Kids are instantly torn between two worlds once they become teens,” said Vaanditaa Gupta, 39, an occupational therapist and mother of two. “They want to go out, hang out with friends and, at the same time, they have immense pressure to stay home, study and fair well in exams.
“I already see my son Pranaav, who is in the ninth standard, get upset, frustrated and angry,” said Gupta, “Since he doesn’t do well in math, the school is pressurising him to work harder. At home, I have to do the same.”
Gupta does not whether to sit him down and confront him or let him be. She does not know how to handle his frustration and anger, but is afraid they may escalate to something much more serious.
How much should you push?
Bhansali, who is a mother of two sons aged 15 and 18, says she struggles to strike a balance between maximising her children’s capabilities and letting them be. Against the backdrop of Mumbai’s competitive school atmosphere, Bhansali says is never sure she is doing the right thing.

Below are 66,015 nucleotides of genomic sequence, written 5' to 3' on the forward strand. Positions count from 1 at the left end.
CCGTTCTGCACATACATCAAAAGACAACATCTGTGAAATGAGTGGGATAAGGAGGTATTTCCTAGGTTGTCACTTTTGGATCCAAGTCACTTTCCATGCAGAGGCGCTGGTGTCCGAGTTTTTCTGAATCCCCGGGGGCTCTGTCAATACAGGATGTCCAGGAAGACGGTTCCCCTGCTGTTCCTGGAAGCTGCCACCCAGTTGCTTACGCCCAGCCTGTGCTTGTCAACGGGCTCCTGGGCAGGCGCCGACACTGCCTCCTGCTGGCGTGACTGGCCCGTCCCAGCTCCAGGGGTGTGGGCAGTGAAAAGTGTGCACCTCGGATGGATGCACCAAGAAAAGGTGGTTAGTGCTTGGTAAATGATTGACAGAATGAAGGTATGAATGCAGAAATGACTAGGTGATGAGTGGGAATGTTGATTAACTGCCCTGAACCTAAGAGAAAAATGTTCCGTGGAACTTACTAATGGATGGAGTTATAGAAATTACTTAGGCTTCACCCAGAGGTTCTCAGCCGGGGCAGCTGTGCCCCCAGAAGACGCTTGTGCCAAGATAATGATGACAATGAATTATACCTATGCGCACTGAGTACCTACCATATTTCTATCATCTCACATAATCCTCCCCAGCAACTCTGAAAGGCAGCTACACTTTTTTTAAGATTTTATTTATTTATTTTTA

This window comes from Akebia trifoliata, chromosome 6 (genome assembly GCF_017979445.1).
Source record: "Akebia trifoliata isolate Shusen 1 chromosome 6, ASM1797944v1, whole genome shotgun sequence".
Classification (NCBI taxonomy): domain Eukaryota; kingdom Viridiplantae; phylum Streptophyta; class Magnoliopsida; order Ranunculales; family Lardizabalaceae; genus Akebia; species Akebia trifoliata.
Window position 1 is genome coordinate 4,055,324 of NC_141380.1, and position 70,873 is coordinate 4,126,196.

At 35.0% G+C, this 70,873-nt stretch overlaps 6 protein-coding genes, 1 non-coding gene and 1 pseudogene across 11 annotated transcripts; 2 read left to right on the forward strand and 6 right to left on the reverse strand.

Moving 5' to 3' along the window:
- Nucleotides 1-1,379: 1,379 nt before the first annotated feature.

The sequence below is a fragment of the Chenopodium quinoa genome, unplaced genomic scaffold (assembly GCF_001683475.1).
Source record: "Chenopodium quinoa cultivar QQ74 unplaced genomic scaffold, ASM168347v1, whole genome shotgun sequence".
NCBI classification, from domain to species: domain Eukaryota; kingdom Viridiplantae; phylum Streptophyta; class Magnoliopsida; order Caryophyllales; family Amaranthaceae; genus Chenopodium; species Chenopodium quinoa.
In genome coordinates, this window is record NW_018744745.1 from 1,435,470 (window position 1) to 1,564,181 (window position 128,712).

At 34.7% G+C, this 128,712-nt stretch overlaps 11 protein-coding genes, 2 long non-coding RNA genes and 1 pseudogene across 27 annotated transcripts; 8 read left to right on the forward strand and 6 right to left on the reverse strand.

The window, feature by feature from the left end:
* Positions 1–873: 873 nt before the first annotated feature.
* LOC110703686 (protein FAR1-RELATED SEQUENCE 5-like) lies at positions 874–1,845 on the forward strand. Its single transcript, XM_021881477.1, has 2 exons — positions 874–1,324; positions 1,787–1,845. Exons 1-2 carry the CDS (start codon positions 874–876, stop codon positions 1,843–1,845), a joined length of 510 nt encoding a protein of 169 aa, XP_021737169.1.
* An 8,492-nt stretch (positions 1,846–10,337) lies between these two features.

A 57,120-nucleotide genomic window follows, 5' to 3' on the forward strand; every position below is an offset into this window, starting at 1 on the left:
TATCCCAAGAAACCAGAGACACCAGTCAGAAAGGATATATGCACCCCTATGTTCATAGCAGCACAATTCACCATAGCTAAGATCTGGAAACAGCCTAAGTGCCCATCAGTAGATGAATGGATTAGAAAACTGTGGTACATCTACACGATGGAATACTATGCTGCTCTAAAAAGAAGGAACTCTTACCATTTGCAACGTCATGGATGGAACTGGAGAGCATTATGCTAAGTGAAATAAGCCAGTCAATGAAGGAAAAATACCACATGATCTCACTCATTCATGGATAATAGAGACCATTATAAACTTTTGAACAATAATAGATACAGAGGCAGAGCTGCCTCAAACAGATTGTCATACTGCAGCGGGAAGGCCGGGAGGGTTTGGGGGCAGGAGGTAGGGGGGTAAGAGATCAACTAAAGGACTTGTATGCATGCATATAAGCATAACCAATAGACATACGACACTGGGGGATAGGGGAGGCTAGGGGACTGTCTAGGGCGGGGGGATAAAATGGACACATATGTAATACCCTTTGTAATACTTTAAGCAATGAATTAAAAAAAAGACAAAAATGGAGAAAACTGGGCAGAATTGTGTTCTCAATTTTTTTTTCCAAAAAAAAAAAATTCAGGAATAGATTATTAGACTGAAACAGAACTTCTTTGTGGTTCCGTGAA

While her sons, Rohan and Nishant, have always been active in sports, such as tennis and football, pushing them to compete at a professional or academic level is something Bhansali finds difficult to achieve.
“In this city, there are so many kids competing, that even a game of tennis becomes competitive and sucks out the sheer joy from playing,” she said. “When everything is that competitive and results and recognition are slower to come by, the effort levels slack.”
How much time is enough?
As a working father, more often than not, my expectations always surpass my efforts to realise them. I also feel guilty because I don’t spend enough time with my son. Of late, I have been working towards spending limited quality time,” said Kumar. “With time, I have managed to
soften the temptation to see my son follow a trajectory akin to mine, peppered with all that I wanted to achieve but could not due to my infirmity or lack of aptitude.
“I am doing my best to communicate with him by asking him to read books and giving him pep talks, but I am still left feeling that I should be doing more,” said Kumar.
How to bridge the generation gap?